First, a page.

Humboldt-Universität zu Berlin - Institut für Europäische Ethnologie

Abstract Inga Scharf da Silva

"Trauma as a knowledge archive. Postcolonial memory practice in the sacred globalization exemplified by the contemporary Umbanda"

Umbanda, a newly created afro-euro-indigenous religion in Brazil at the beginning of the twentieth century spreading worldwide since the 1940s and settling through transatlantic sacral globalization in Central Europe since the 2000s, has been little researched in its diasporic spread so far. Through seven years of fieldwork in the spiritual community of the Ilê Axé Oxum Abalô / Terra Sagrada with its motherhouse located in the Swiss mountains in Stein in the canton of Appenzell and seven offshoots in Graz and Vienna in Austria, Zurich, St. Gallen and Bern in Switzerland, Berlin in Germany and Cumuruxatiba in Brazil as a transnational network, I would like to close a research gap.

I question of how foreign knowledge is acquired in a community of predominantly Central European religious actors and integrated into their own everyday world of experience. Is the accusation of a colonization of the interior in the form of consciousness as an extension of the territorial colonization of the colonial era appropriate, or is it an anti-colonial movement that addresses itself through an imagination of belonging in resistance to normative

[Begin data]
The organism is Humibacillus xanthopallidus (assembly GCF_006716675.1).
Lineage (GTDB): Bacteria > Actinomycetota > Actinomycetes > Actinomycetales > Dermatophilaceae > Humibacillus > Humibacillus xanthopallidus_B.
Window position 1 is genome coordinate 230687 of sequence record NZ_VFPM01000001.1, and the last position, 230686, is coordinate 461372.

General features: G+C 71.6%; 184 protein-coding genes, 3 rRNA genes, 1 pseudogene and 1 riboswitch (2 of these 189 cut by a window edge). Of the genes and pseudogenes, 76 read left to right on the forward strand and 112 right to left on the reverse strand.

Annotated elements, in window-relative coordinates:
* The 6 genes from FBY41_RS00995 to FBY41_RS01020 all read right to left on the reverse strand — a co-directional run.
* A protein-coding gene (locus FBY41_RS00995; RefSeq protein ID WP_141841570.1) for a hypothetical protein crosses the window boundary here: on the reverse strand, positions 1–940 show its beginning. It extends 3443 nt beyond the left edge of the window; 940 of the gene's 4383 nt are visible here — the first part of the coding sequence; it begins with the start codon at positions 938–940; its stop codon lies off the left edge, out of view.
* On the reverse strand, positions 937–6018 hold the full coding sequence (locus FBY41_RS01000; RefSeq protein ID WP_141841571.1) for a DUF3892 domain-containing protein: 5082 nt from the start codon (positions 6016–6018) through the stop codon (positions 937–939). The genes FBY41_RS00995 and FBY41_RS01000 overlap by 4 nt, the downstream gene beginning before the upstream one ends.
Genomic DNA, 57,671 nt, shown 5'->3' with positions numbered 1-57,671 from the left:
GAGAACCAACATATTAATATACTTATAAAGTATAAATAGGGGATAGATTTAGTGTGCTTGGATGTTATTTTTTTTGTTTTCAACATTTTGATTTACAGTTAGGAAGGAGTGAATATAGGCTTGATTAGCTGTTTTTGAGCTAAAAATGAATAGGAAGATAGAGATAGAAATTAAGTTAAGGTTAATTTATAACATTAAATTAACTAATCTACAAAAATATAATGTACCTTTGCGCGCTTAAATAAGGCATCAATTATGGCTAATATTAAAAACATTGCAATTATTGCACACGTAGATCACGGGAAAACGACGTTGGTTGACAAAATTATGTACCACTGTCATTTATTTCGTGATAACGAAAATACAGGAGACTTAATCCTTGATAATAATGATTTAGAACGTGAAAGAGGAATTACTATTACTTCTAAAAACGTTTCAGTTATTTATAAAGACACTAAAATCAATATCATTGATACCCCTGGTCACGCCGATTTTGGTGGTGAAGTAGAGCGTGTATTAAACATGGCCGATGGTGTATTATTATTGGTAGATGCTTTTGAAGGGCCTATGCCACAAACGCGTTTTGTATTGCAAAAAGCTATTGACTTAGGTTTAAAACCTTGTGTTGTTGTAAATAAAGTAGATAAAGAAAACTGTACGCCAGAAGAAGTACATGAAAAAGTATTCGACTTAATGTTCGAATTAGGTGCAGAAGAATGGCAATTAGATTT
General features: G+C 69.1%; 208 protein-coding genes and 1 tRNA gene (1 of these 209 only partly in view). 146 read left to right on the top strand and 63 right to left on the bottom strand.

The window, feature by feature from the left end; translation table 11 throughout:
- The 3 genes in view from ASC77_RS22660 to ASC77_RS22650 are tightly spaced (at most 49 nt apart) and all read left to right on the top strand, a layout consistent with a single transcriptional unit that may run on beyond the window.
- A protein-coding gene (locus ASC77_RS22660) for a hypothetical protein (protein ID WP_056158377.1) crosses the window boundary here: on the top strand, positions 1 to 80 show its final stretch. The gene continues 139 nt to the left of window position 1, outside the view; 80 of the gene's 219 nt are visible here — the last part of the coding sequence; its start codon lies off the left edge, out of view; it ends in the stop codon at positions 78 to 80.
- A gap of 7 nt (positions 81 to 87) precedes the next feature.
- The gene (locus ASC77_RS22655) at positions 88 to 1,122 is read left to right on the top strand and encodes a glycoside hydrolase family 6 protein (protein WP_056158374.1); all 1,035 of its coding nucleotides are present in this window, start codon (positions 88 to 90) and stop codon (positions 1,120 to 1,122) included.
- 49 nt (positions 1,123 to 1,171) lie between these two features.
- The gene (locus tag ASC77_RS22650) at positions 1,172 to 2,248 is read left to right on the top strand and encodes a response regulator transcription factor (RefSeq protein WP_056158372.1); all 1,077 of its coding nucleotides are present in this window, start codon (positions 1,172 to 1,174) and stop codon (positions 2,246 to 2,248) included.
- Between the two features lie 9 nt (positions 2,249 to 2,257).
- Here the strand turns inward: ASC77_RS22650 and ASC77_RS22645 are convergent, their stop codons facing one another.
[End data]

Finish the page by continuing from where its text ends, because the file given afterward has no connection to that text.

As a basis, I select a survey of Brazilian imagery of the umbandist material and virtual culture, which at its first glance suggests merely a stereotyping and ascribed solidification of the images of its spirits. At its second glance, as is my thesis, it conveys the portrayal of the taboo internalization of a collective trauma of destruction of indigenous life and belief through the adoration of spiritual entities of Caboclas / Caboclos (indigenous spirits) and the enslavement of African people through the spirits of Pretas Velhas / Pretos Velhos (old black African slaves from Brazil's colonial era) by the tyranny of colonialism.

My interpretative approach is the incorporation in the sense of the Manifesto Antropófago of Oswald de Andrade, which I apply as a cultural theory. This approach seems to me, along with a proper bodily methodology (“eigenleiblich”), to be appropriate for a religious practice centered on the incarnation of spirits in the bodies of personal spirit mediums. I interpret the body as an archive for the transmission of collective traumas, which - so my thesis - contribute to its coping for European religious actors through a decolonization of the mind.